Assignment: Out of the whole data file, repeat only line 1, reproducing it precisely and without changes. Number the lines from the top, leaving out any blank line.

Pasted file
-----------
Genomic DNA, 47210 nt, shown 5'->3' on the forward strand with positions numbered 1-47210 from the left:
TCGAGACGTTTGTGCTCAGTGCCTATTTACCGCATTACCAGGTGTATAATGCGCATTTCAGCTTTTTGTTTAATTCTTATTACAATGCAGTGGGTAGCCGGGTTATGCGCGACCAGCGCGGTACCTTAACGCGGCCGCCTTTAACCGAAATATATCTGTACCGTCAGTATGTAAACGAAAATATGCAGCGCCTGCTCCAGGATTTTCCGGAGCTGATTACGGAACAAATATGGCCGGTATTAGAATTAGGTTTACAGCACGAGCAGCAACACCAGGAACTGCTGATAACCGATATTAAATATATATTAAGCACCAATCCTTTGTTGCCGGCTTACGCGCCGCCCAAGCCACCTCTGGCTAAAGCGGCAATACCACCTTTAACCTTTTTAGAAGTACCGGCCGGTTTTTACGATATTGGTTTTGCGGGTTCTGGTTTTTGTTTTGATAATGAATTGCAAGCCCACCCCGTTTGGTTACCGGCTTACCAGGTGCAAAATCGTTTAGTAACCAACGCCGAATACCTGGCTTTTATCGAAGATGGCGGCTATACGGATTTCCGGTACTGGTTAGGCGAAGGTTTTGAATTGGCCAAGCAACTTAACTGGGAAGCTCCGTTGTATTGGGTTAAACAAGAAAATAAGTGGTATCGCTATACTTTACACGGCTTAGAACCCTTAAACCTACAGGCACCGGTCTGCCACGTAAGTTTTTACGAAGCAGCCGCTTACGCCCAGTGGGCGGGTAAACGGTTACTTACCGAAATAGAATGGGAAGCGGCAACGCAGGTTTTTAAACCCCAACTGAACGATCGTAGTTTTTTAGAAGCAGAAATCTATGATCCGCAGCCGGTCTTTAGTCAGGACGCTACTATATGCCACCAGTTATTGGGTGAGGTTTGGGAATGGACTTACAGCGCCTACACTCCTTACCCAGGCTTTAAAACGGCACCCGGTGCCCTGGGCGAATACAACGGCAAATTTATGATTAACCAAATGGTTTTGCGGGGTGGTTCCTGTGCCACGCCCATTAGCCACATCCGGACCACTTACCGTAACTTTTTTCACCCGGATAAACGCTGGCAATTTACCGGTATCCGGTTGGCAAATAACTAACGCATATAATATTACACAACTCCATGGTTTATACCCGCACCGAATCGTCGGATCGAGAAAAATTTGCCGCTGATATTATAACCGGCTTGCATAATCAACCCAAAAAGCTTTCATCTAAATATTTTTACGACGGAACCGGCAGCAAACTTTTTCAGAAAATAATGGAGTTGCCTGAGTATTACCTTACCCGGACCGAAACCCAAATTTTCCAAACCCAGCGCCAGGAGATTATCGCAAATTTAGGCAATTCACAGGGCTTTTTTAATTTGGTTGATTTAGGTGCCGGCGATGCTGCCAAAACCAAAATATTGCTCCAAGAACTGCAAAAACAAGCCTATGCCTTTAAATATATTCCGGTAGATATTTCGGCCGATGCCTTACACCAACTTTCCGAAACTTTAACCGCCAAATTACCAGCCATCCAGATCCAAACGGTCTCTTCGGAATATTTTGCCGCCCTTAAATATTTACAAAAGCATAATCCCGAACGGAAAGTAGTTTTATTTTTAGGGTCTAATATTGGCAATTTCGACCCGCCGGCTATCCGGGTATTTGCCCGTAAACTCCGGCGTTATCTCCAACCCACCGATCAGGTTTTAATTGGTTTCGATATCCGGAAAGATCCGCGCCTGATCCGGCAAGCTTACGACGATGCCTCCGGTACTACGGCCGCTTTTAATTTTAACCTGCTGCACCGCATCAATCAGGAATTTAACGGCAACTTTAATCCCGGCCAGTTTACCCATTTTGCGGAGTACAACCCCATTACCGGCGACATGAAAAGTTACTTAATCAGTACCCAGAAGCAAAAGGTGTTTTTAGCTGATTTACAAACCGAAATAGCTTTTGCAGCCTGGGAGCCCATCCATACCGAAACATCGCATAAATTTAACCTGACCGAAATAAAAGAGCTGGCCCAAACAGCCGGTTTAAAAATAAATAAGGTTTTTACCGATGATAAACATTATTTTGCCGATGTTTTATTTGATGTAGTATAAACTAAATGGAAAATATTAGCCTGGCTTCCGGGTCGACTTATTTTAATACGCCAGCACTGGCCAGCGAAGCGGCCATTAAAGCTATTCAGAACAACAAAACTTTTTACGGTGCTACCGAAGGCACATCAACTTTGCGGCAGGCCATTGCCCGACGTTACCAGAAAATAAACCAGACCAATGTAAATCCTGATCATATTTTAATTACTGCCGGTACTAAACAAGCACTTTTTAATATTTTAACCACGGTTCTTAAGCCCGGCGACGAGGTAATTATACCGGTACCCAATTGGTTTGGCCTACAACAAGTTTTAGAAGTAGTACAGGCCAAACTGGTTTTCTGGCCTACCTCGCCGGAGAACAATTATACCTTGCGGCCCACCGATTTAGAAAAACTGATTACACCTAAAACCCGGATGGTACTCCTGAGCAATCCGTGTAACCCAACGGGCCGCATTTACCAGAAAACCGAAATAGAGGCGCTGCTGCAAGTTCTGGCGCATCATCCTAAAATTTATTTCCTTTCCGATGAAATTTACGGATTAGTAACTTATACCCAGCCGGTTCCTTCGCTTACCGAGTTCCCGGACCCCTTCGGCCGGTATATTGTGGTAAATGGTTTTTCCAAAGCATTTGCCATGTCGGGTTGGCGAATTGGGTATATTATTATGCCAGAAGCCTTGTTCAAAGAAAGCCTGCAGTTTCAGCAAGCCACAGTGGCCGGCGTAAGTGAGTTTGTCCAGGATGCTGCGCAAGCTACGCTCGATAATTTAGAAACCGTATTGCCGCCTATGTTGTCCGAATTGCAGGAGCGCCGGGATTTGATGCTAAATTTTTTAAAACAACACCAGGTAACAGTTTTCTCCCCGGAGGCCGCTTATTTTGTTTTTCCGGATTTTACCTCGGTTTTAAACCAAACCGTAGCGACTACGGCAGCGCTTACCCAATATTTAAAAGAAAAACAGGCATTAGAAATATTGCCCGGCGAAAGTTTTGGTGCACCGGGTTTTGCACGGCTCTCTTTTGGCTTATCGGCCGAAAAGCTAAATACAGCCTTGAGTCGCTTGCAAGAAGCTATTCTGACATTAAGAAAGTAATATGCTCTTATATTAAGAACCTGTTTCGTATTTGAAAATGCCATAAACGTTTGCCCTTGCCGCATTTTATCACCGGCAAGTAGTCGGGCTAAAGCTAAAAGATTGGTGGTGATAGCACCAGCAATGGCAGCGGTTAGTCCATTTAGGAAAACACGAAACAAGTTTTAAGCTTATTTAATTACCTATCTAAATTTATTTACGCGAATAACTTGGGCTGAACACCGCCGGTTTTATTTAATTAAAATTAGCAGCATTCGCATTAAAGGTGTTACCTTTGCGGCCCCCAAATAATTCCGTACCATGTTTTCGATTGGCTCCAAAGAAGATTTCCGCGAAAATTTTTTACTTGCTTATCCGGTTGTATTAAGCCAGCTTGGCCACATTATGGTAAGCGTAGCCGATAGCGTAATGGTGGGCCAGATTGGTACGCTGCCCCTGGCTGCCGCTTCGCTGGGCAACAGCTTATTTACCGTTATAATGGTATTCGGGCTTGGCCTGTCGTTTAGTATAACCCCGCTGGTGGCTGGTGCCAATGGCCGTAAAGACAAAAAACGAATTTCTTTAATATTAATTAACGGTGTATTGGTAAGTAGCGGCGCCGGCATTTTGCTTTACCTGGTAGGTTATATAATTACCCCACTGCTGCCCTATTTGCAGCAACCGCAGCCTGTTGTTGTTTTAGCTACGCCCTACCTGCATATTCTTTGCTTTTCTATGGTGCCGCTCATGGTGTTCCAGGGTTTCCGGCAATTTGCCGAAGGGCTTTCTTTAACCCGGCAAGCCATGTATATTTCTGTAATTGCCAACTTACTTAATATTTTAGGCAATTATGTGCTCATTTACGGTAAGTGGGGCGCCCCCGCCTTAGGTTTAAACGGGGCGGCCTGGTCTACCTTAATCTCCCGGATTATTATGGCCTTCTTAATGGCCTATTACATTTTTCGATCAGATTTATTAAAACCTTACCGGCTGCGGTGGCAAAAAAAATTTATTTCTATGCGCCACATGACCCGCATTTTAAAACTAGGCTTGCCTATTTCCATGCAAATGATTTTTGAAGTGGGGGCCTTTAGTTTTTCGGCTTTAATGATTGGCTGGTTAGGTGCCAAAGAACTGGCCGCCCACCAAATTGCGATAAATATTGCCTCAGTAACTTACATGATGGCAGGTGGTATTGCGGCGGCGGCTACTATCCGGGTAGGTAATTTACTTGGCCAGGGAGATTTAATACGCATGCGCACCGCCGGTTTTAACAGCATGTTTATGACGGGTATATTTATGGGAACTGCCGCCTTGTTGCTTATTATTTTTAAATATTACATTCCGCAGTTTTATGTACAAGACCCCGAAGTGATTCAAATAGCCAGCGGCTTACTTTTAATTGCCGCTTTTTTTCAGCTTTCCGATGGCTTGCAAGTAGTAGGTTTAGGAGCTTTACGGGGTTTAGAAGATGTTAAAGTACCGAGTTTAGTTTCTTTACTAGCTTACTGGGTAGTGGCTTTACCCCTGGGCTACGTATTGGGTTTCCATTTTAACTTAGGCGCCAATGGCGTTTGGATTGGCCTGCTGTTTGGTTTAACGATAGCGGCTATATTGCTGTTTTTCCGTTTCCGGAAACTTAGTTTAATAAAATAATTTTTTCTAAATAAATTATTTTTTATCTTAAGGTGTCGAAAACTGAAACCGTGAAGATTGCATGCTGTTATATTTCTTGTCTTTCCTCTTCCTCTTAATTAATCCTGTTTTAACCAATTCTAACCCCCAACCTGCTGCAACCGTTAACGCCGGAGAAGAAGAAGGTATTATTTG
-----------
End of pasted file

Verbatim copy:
Genomic DNA, 47210 nt, shown 5'->3' on the forward strand with positions numbered 1-47210 from the left: